With a possible collaboration between the Libyan branch of the Islamic State and al-Qaeda-affiliated groups on the ground, the jihadist threat in Libya becomes even more amorphous.

Libyan National Army. Credit: ABDULLAH DOMA / Stringer

By Umberto Profazio, ACD Analyst

In the past few weeks, internal developments in Libya and relevant events abroad have turned the spotlight on the extent of the terrorist threat present in – and coming from – the North African country. As a result of indiscriminate terrorist attacks against civilians, major international and regional powers have become increasingly aware of the consequences of the lack of rule of law in Libya.

Lawlessness and increasing political instability have afforded several jihadist groups a safe haven in Libya. One of the most notable terrorist groups that has found fertile ground there is the Islamic State, also known as ISIS or ISIL. The group, led by Abu Bakr al-Baghdadi, entered the Libyan arena in late 2014, initially establishing its presence in the eastern city of Derna and subsequently moving to take control of Sirte. In May 2016 the launch of Operation Solid Structure (Bunyan Marsous) by the UN-backed Government of National Accord (GNA) represented a decisive step in the fight against the Libyan branch of the group. After an eight-month offensive and the decisive air support of the United States, ISIS was driven out of Sirte.

The fall of Sirte, however, has not represented the end of the Islamic State’s presence in Libya. Even taking into account the reports – from security sources inside the GNA – that at least 2,500 ISIS militants have been neutralised since the start of the offensive, a considerable number of jihadist fighters most likely fled Sirte during the siege. Considering that in 2016 different intelligence agencies put the number of ISIS militants in Libya at 5,000–6,000, a relevant number of these fighters must still be at large.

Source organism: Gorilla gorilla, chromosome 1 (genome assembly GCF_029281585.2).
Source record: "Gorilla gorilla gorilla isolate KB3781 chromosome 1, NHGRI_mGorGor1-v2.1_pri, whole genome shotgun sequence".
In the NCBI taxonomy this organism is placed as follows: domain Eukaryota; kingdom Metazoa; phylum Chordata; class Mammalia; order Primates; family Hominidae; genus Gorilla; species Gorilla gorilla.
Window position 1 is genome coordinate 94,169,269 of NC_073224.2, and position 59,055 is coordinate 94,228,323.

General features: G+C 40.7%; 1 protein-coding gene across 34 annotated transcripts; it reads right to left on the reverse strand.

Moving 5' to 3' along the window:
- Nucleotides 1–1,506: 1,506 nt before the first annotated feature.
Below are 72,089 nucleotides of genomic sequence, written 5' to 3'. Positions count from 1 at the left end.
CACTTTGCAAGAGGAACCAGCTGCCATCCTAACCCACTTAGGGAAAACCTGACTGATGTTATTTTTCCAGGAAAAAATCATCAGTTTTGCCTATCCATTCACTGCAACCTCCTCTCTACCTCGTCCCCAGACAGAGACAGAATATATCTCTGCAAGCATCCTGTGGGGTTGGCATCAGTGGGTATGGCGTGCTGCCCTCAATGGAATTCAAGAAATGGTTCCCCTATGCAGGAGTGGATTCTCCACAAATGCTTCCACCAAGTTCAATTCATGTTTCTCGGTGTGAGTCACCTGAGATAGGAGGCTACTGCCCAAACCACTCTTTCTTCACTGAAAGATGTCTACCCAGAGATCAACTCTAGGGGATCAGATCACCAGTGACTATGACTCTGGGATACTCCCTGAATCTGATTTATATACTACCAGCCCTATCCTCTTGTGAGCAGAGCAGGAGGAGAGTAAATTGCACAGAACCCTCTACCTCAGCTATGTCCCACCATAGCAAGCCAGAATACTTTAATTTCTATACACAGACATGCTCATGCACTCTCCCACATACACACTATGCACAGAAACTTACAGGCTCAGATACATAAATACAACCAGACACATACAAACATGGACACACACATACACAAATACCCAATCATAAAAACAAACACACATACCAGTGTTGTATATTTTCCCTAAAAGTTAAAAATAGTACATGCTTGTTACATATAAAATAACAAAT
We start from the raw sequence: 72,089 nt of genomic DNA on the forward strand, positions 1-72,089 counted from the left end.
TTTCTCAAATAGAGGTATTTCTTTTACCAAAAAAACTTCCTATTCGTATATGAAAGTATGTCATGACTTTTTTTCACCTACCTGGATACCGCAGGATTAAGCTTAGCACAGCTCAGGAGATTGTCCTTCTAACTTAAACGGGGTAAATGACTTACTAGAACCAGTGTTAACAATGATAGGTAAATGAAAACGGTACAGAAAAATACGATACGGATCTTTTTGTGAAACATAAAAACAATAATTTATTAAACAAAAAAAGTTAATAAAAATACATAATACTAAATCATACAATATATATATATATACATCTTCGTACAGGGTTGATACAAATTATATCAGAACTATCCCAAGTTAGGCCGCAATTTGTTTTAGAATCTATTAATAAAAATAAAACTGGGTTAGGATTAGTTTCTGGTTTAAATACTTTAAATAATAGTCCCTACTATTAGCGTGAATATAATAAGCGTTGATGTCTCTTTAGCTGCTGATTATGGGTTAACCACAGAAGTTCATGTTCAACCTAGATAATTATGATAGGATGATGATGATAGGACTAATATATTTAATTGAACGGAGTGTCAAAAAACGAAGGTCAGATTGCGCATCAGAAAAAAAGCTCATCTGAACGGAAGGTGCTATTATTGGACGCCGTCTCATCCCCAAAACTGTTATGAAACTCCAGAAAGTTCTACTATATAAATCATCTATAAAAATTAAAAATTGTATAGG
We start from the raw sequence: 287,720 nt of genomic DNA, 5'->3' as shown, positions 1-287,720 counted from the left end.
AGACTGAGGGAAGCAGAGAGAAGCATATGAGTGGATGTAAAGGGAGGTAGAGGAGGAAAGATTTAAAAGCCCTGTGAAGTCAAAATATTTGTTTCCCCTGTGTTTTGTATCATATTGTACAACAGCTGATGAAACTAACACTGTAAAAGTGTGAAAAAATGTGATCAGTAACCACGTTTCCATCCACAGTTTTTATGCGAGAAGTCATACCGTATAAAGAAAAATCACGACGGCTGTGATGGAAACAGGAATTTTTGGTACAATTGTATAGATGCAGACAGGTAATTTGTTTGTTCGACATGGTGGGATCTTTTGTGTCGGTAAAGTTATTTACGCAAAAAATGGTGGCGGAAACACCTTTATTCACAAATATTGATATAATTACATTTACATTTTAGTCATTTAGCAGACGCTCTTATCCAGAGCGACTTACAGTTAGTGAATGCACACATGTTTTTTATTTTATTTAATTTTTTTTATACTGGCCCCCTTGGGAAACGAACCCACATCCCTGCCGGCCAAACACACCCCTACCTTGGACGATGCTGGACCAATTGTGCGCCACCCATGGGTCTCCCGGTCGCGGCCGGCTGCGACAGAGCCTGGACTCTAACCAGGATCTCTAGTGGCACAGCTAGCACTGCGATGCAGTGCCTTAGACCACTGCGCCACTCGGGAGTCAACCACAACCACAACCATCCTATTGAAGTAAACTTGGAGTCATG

Intelligence officials warned about remnants of the terrorist group heading towards the desert areas of south Libya, in order to regroup and stage attacks from there. However, sporadic clashes between forces affiliated to the GNA and ISIS near Sirte and Bani Walid, in north Libya, seem to suggest an unexpected resilience of the jihadist group in this area. Most recently, two fighters of the Misrata Third Force were killed and three others were injured in an ISIS ambush near the Lud agricultural project, on the road between Jufra and Sirte on 6 May. Further, four ISIS militants were killed during clashes with security forces near Bani Walid on 26 May.

Local sources have reported that ISIS has established a base near Abu Grein, halfway between Misrata and Sirte, confirming what Libyan military intelligence reports had suggested in March 2017: up to 700 ISIS militants have regrouped in the valleys and desert areas south of Bani Walid, travelling in small groups to avoid being detected and using service roads and irrigation tunnels along the Man-Made River.

Airstrikes carried out by the US against two ISIS camps in Libya in January 2017 offered a valuable insight and ‘actionable’ intelligence (according to the head of the US Africa Command Thomas Waldhauser) into the activities of the Libyan branch of ISIS. Immediately after the strikes, then US Secretary of Defense Ash Carter said that the militants were actively planning operations against US allies in Europe, or were involved in recent attacks on Europe. A few days later US officials confirmed the presence of terrorists in the targeted camps linked to Anis Amri, the perpetrator of the Berlin terrorist attack of 19 December 2016, which killed 12 and injured about 50.

This revelation indicated that after losing its territory the Libyan branch of ISIS has adapted to the new context, diversifying its strategies and focusing on staging attacks at home and abroad. This trend was confirmed by the 22 May terrorist attack on the United Kingdom, when Salman Abedi (a British Libyan) blew himself up at the Manchester Arena killing 22 people and injuring 120 others. His brother Hashem, arrested the day after by the RADA Special Deterrence Force (a Tripoli militia affiliated to the GNA), confessed that he and his brother were members of ISIS and that he knew all the details of the Manchester attack.